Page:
The format is simple and effective. Each short chapter starts in conversation between a solo pastor and mentor figure and introduces the topic of the chapter. The reader will identify quickly their own version of what is being discussed. This is followed by a set of instructional points, laced with helpful reflections, corrections and tips for managing each aspect. His chapters on building relationships (chapter 4) and managing relationships (chapter 5: ‘Stop Playing Fetch’ and Chapter 6: ‘Check Bullies’) are very helpful and reveal some of the authors style in parish leadership. And then each chapter concludes with some questions and practical ideas for implementation to benefit the reader if they are willing to stop and reflect.

The title of the book will attract the pastor looking for help in their solo setting, and it narrows its scope of usefulness. I am not a solo pastor (vocationally), and so in that sense, the title excludes its relevance to me, and yet I found this book very helpful for several reasons. It helped me to understand pastors and churches who operate under a solo model, but more it helped me to reflect on both the differences and commonalities with solo pastors that I experience as a team pastor. And further, so many of the authors instructional points, although directed to the solo pastor, were equally as relevant for me or any pastor in vocational ministry (regardless of the size of their ministry team). I was greatly helped.

The chapter titled ‘Communicate Well’ (Chapter 7) is very helpful in understanding the different ways that people listen (and what needs to be done to ensure that what is communicated is also heard). I was surprised that there was not more said about different generational communication preferences. And the chapter on setting goals and vision (Chapter 8: ‘Establish Direction’) is insightful in listing the mistakes that solo pastors (and church leadership boards/councils) can make. I wondered if a discussion about leadership culture would strengthen the chapter (that said, each chapter is meant to be short and sharp!).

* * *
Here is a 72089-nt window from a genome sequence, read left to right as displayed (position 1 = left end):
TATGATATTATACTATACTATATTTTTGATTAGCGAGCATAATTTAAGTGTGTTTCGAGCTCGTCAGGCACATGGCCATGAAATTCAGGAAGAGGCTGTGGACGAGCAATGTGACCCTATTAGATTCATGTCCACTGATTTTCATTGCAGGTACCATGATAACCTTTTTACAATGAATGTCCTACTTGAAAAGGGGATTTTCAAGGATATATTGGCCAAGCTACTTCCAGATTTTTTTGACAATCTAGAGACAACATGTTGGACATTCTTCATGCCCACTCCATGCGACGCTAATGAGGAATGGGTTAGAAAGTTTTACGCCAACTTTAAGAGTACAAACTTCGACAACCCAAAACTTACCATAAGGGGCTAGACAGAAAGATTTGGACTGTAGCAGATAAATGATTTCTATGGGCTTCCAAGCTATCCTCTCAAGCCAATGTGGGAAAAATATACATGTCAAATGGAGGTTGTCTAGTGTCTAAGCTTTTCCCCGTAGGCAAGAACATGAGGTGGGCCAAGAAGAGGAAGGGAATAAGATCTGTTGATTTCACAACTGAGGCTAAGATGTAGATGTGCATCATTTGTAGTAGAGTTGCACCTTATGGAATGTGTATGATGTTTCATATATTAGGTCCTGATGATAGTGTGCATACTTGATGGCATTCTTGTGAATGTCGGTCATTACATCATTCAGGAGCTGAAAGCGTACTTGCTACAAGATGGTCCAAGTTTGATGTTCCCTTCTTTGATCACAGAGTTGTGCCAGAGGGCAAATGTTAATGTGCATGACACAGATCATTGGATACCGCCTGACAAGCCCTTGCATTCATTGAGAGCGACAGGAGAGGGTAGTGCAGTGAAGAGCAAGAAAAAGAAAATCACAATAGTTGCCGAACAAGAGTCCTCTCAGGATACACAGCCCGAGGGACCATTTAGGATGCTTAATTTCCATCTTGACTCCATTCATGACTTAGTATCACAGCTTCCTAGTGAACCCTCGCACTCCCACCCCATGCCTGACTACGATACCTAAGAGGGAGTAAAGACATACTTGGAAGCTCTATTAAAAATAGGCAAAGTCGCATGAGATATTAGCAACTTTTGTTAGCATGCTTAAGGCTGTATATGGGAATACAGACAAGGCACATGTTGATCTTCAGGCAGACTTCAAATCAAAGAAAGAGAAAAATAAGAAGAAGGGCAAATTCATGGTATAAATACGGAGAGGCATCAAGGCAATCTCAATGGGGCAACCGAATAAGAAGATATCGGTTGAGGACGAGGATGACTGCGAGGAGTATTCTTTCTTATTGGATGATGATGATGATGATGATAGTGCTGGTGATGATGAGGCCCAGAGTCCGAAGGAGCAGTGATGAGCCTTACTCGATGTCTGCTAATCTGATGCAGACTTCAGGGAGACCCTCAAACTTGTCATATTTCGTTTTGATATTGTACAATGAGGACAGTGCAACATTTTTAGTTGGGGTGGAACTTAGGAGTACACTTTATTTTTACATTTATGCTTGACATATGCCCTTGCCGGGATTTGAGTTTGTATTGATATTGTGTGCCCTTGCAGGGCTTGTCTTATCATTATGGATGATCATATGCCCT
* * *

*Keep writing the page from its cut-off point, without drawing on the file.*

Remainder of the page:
This is not a book aiming to do detailed biblical exegesis, yet often the instructional points raised are biblically referenced or illustrated. In most part this is done quickly, helpfully and usefully by giving weight to the point being made. Apart from a theological parallelism using the story of Nehemiah in the conclusion of the book (titled: ‘Take Flight’) which in my mind is a little overstated, the authors use of the Bible encourages the reader to think about the leadership principles that, if applied, will serve God’s church and support the pastor in question.

The book is published by Baker Books (and is available through most good theological book retailers in both hard copy and ebook). I hope this will be a helpful and encouraging resource for many pastors around the world who labour in serving God’s people. I commend it.

Available for Australian purchase here